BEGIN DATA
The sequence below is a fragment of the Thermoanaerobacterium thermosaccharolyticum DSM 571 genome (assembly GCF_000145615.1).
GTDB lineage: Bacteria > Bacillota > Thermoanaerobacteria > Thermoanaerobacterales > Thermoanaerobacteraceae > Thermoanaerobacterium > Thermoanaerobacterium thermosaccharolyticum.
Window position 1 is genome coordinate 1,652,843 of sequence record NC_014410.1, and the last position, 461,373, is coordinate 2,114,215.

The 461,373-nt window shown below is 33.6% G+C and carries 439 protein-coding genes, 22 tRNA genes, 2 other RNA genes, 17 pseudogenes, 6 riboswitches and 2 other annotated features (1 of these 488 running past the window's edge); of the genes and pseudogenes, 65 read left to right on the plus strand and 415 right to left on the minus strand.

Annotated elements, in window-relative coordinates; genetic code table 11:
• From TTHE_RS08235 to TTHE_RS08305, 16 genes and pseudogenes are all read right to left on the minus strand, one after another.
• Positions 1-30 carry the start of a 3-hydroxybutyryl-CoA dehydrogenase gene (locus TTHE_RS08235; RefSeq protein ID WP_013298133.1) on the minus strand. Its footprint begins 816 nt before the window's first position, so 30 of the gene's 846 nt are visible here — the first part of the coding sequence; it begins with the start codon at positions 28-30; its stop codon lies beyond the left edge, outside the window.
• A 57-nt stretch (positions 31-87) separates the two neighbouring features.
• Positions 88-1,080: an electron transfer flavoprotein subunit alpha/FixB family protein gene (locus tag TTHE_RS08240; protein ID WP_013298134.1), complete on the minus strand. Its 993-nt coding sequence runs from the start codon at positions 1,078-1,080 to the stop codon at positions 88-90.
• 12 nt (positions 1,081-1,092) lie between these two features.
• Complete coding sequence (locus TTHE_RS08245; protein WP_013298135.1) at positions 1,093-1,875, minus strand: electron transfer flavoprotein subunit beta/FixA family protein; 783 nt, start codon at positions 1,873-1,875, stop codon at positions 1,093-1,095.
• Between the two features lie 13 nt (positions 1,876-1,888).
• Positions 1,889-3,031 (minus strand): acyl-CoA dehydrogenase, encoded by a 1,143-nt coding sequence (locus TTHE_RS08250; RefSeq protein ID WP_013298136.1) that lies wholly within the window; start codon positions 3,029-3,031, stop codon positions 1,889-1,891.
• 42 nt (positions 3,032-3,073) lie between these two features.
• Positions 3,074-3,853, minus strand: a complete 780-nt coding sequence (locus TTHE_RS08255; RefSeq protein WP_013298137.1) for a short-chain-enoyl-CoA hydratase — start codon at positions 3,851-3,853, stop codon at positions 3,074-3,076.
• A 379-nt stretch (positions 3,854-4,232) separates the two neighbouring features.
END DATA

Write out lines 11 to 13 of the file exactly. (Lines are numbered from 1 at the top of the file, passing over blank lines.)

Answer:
• Complete coding sequence (locus TTHE_RS08245; protein WP_013298135.1) at positions 1,093-1,875, minus strand: electron transfer flavoprotein subunit beta/FixA family protein; 783 nt, start codon at positions 1,873-1,875, stop codon at positions 1,093-1,095.
• Between the two features lie 13 nt (positions 1,876-1,888).
• Positions 1,889-3,031 (minus strand): acyl-CoA dehydrogenase, encoded by a 1,143-nt coding sequence (locus TTHE_RS08250; RefSeq protein ID WP_013298136.1) that lies wholly within the window; start codon positions 3,029-3,031, stop codon positions 1,889-1,891.